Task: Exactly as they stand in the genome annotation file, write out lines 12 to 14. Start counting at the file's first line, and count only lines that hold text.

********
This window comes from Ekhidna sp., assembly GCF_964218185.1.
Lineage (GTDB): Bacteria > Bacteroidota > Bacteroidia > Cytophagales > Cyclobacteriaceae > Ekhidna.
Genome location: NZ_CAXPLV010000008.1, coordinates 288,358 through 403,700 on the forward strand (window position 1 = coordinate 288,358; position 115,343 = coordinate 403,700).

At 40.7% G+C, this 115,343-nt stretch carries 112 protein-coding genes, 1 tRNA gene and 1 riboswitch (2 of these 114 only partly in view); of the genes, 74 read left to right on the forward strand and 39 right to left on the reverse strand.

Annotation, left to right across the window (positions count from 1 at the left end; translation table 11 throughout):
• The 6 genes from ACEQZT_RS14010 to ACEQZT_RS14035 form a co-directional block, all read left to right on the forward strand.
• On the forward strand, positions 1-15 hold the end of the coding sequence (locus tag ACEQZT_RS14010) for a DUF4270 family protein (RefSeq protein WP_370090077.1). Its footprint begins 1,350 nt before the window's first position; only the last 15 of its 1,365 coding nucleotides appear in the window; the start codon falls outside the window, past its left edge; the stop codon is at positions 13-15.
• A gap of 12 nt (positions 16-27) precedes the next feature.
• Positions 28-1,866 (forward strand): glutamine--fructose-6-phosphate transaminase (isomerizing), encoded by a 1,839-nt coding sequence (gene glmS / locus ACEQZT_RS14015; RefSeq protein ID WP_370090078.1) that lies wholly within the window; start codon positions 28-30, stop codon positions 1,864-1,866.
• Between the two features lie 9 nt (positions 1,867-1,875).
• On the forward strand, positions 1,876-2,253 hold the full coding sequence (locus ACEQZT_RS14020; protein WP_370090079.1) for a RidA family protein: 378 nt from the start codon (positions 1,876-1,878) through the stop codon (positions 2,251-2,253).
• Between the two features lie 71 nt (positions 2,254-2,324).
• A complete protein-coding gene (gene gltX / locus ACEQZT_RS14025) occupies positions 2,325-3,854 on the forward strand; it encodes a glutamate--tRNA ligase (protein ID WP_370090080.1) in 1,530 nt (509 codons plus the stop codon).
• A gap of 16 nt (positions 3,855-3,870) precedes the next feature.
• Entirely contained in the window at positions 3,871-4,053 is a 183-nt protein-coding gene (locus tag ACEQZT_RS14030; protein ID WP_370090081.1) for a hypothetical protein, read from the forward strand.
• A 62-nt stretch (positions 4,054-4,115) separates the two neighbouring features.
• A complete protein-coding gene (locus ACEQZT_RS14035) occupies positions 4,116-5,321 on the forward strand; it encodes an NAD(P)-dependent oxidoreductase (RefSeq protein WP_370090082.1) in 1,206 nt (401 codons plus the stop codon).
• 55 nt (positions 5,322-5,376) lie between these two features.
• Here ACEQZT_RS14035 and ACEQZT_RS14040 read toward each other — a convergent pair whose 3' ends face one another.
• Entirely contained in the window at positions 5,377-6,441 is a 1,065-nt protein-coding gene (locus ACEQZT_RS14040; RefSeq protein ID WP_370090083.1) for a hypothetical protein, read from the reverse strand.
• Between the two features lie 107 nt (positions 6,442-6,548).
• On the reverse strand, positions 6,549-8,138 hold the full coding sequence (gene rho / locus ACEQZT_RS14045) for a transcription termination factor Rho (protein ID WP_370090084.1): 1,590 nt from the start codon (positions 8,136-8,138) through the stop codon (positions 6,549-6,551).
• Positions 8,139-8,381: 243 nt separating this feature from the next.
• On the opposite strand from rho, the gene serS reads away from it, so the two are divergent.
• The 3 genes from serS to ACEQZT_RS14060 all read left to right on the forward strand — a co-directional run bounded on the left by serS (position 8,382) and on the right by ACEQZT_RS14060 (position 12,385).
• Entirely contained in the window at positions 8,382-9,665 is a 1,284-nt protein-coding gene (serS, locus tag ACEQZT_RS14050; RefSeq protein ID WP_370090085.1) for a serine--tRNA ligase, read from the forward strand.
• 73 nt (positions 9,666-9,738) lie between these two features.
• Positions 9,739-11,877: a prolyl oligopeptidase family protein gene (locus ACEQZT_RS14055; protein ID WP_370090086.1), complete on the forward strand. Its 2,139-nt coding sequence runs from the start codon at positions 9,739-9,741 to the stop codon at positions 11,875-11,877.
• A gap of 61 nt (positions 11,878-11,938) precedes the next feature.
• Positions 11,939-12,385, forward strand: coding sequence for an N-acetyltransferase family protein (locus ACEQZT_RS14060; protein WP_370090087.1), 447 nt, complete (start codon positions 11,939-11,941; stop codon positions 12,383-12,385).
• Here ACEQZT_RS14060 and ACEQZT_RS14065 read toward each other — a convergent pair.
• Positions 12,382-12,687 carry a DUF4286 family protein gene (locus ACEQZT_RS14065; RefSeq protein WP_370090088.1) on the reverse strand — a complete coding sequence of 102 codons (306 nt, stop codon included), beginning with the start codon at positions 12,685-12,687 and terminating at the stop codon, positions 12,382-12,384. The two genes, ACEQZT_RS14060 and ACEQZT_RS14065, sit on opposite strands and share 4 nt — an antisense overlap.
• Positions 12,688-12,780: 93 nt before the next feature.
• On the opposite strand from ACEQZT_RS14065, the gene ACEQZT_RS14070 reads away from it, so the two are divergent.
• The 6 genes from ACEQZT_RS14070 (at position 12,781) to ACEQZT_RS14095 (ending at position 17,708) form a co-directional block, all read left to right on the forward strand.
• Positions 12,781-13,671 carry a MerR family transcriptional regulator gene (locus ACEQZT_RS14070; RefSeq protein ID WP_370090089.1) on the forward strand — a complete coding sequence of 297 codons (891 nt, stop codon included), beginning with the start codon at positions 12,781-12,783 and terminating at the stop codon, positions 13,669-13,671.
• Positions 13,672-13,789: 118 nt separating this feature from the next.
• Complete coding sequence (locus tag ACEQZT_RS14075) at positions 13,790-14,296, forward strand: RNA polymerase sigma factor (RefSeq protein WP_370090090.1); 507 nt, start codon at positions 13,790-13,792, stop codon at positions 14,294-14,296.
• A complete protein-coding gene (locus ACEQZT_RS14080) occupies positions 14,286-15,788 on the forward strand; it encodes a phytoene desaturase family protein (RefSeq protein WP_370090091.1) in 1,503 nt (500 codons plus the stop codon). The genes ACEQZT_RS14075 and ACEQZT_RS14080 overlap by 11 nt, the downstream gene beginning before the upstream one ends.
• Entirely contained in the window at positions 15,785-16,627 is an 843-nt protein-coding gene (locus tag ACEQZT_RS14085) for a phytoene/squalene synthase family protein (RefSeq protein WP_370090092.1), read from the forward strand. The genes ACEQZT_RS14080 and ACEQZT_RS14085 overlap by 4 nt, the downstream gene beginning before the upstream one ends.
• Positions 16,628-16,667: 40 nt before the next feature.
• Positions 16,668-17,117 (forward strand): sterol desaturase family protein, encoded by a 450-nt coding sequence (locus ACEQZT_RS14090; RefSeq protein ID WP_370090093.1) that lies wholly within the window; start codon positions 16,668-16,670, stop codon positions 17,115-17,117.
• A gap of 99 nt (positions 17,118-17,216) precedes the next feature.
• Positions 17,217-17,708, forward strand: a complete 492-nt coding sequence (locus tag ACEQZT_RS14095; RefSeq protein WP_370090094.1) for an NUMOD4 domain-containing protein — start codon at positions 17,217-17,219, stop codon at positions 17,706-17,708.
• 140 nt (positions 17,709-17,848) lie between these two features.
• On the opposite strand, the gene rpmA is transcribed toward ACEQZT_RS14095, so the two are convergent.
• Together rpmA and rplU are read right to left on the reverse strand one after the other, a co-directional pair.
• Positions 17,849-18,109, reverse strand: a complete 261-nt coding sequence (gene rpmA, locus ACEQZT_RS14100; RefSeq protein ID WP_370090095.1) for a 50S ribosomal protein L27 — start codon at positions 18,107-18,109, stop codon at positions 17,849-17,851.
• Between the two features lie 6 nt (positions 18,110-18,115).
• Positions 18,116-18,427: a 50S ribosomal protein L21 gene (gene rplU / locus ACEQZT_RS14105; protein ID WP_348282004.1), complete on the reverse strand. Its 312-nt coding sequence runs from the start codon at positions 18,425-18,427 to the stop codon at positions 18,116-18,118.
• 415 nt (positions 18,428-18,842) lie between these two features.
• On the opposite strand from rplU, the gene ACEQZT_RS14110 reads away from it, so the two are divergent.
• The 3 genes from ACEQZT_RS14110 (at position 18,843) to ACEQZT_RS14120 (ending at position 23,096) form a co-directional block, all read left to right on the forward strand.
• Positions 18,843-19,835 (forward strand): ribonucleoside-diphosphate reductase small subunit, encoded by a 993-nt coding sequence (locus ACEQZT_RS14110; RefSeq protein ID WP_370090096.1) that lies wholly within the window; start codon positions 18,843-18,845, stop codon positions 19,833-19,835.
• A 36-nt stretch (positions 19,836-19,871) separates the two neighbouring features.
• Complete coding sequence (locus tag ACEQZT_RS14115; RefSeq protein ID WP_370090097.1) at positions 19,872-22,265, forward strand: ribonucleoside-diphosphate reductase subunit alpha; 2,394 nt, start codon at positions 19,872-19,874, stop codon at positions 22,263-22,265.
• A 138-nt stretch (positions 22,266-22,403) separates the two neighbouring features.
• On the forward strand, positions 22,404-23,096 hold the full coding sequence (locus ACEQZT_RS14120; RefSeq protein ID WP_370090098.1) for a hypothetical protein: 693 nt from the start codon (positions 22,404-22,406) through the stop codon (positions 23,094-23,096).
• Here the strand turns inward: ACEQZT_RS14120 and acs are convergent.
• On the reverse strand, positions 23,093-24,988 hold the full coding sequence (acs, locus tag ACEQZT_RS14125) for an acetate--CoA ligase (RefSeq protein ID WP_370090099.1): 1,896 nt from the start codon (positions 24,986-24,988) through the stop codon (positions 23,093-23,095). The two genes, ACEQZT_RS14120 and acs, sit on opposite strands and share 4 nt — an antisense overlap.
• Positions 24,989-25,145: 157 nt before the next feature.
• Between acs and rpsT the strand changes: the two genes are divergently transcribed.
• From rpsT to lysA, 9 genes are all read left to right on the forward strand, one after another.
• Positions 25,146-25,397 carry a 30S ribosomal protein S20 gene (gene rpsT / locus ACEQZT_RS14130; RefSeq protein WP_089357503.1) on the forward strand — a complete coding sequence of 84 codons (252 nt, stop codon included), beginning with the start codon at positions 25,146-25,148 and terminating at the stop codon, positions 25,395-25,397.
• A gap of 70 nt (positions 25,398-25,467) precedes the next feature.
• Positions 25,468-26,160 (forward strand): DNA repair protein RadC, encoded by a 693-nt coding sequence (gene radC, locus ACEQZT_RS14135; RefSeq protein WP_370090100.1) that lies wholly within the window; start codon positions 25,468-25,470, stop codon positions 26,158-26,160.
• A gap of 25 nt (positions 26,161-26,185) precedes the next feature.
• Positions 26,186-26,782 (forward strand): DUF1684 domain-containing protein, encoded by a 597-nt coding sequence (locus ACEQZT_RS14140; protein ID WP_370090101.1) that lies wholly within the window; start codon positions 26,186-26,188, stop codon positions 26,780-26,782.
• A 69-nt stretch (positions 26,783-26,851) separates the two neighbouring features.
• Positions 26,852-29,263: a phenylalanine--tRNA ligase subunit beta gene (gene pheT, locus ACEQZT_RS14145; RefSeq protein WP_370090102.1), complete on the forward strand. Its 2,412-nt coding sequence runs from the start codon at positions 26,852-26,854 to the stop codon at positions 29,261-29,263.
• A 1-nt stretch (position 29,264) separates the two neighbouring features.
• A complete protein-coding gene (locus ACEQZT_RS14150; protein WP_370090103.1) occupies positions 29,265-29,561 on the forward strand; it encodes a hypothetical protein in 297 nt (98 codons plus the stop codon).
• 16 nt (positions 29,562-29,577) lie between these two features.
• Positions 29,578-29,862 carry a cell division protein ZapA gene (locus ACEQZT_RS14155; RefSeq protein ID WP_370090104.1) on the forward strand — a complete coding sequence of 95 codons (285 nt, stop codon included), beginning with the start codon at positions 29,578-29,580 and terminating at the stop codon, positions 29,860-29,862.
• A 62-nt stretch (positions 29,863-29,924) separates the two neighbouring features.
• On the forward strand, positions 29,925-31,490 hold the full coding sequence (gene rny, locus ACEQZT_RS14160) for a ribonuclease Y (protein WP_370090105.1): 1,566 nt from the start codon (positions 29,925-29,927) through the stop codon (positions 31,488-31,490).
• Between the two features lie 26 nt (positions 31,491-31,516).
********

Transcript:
• Between the two features lie 71 nt (positions 2,254-2,324).
• A complete protein-coding gene (gene gltX / locus ACEQZT_RS14025) occupies positions 2,325-3,854 on the forward strand; it encodes a glutamate--tRNA ligase (protein ID WP_370090080.1) in 1,530 nt (509 codons plus the stop codon).
• A gap of 16 nt (positions 3,855-3,870) precedes the next feature.